One of the most important new features that Microsoft included in Hyper-V 3.0 is virtual Fibre Channel. Prior to the release of Windows Server 2012 and Hyper-V 3.0, physical servers that depended on Fibre Channel-based storage connectivity were typically considered poor candidates for virtualization. However, Hyper-V’s virtual Fibre Channel feature makes it possible for a virtual machine to communicate directly with a Fibre Channel storage area network.
Laying the groundwork for virtual Fibre Channel
Hyper-V hosts almost always operate as a part of a cluster to provide fault tolerance for VMs. VMs that make use of the virtual Fibre Channel feature can be made fault tolerant (and can be live migrated), but only if the destination host contains a HBA that can be used to maintain Fibre Channel connectivity.
VMs often have differing storage connectivity requirements. For example, two VMs might reside on the same host server, but need to connect to two completely different SANs. The host server's physical hardware must provide this connectivity.
Even if your organization does not make use of multiple SANs, it is common for mission critical servers to make use of multipath I/O. Doing so allows for multiple paths to a common storage target, preventing a HBA or a Fibre Channel switch from becoming a single point of failure. However, if you want your VMs to have true multipath I/O capabilities, then you must implement multipath I/O at the hardware level on the host server.
Once you have established the underlying hardware level connectivity, the VMs running on the host can make use of the Fibre Channel architecture. Hyper-V defines a virtual SAN as a collection of physical HBA ports. In essence, you could create a separate virtual SAN for each HBA. Of course, if a host server contains a HBA with multiple sets of ports, then you could create multiple virtual SANs.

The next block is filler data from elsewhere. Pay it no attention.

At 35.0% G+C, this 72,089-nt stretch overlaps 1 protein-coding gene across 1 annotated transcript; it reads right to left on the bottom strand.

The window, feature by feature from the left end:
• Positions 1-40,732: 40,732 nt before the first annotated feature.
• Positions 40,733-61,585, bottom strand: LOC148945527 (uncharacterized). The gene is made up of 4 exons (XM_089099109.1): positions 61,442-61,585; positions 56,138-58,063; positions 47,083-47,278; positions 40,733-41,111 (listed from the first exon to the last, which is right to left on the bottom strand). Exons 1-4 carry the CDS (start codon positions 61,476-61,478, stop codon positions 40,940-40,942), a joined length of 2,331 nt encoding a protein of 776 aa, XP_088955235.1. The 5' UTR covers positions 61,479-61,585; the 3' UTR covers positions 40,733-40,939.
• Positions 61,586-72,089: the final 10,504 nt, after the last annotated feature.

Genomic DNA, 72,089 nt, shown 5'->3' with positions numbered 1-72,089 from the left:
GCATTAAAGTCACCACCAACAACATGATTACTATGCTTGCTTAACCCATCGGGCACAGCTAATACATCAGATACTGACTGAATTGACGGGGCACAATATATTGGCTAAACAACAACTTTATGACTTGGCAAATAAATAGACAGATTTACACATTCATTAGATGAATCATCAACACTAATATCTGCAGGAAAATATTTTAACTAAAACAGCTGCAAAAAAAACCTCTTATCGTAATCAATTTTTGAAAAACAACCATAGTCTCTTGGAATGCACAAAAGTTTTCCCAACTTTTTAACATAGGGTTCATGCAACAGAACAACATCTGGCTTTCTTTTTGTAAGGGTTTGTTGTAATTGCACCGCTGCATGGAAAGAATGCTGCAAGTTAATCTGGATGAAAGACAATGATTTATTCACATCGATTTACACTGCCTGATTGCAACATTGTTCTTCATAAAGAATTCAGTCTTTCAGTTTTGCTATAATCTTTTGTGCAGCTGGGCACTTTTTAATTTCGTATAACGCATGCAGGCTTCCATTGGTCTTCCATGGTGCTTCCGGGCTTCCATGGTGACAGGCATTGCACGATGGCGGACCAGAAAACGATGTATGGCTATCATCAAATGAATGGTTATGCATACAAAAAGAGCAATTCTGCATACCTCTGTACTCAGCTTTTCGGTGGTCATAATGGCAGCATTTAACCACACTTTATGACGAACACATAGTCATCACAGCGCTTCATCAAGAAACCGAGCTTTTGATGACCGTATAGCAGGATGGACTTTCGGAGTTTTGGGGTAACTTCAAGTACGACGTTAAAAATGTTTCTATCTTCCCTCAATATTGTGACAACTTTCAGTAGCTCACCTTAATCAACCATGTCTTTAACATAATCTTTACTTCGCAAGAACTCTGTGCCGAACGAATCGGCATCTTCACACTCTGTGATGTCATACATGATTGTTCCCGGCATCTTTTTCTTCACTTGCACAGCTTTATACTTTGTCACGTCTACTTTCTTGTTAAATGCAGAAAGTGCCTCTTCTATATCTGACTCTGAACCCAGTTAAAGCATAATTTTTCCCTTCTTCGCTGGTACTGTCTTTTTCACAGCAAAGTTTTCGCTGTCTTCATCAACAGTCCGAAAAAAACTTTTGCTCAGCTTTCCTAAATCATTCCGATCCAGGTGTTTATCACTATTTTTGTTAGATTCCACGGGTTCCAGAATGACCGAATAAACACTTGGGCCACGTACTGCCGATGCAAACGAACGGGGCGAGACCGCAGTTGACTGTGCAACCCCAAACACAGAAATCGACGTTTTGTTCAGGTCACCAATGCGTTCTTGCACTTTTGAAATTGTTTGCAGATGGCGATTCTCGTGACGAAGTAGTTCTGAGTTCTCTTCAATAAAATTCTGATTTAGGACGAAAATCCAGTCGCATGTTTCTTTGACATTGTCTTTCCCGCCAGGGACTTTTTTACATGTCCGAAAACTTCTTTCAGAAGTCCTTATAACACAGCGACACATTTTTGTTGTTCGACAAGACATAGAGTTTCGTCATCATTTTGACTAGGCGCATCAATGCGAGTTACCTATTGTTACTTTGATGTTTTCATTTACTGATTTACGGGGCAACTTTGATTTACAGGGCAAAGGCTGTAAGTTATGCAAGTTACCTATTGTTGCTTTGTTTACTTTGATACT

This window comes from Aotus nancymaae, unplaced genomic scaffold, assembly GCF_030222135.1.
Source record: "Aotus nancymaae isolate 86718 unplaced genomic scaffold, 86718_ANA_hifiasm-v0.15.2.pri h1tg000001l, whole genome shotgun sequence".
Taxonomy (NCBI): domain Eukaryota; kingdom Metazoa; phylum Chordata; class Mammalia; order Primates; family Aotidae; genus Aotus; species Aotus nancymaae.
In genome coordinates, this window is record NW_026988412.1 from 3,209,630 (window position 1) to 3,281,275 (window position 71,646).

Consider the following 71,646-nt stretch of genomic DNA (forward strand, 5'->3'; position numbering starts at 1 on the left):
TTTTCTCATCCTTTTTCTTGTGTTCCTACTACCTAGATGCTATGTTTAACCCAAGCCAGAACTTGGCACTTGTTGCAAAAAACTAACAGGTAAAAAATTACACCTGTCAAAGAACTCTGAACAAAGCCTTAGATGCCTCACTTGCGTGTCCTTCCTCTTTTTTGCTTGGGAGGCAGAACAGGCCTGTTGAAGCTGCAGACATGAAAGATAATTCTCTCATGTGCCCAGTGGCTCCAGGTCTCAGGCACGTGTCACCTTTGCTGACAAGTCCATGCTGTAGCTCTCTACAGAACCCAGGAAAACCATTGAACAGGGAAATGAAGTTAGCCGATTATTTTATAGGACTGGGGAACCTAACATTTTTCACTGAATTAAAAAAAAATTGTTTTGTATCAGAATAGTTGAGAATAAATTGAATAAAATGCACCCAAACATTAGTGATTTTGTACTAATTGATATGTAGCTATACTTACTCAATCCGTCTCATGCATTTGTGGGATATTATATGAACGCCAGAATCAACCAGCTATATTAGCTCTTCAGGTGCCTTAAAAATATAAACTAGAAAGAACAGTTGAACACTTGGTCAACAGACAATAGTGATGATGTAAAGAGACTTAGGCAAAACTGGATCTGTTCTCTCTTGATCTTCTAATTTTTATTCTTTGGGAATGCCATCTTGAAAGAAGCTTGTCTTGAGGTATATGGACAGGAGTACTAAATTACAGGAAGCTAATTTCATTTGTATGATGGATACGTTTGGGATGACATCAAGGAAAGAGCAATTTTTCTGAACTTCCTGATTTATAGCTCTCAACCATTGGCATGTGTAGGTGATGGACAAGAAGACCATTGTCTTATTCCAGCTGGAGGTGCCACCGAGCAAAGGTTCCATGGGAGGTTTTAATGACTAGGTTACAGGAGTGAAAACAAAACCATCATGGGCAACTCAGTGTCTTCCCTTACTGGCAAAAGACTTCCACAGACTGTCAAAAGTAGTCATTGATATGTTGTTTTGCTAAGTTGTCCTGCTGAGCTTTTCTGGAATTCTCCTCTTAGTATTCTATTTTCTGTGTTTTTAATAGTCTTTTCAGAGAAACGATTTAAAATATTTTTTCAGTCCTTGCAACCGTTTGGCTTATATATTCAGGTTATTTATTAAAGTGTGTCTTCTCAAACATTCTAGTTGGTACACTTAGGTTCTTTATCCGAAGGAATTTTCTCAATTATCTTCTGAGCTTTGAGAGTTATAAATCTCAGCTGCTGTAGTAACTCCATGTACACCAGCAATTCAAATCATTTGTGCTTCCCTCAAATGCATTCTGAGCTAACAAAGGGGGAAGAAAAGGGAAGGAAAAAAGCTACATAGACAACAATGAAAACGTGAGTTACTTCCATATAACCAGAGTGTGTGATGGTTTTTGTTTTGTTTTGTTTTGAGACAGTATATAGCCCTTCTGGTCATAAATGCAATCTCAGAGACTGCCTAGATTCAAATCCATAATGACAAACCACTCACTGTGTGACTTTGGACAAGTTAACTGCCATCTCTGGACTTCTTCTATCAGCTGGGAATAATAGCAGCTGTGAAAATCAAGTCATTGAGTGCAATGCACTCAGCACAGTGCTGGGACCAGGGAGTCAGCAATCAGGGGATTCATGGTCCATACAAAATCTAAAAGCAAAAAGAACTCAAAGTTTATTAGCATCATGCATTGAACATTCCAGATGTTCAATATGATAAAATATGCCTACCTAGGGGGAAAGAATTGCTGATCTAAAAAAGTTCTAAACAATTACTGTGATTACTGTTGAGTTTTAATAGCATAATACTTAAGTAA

Linking a VM to a virtual SAN
Virtual SANs are defined at the hypervisor level. To connect a virtual server to a Fibre Channel port, you must go to the VM's settings screen and use the Add Hardware option to add a Fibre Channel adapter. Upon doing so, you will be prompted to specify the virtual SAN that the virtual Fibre Channel adapter will connect to.
The process of linking a virtual server to a virtual SAN, which in turn connects the virtual server to a physical Fibre Channel port, is relatively straightforward. Even so, there are some limitations. First, the virtual server must run a compatible operating system. The only guest operating systems that Microsoft supports for use with virtual Fibre Channel are Windows Server 2008, Windows Server 2008 R2 and Windows Server 2012.
Another limitation you need to be aware of is that regardless of the number of virtual SANs defined on a host server, each virtual server can accommodate a maximum of four virtual Fibre Channel adapters. This holds true regardless of whether the virtual Fibre Channel adapters connect to the same virtual SAN or multiple virtual SANs.
One last consideration is the volume of I/O requests that will be handled by each HBA. If multiple VMs share a virtual SAN, then the physical HBAs linked to the virtual SAN must be able to accommodate traffic from all of the VMs.
If you find that the volume of I/O requests is too high for the Fibre Channel hardware to handle, then you might consider implementing multipath I/O for a virtual SAN. When you do, the host server will perform dynamic load balancing of I/O requests across the physical ports included within the virtual SAN. This helps to prevent some ports from becoming saturated while others are underutilized.
As you can see, there are a number of hardware considerations that must be made in preparation for using virtual Fibre Channel. Even so, many of these preparations are geared toward provisioning fault tolerance and scalability and really aren't that different from the types of planning that might be required in a physical data center.
This was first published in June 2013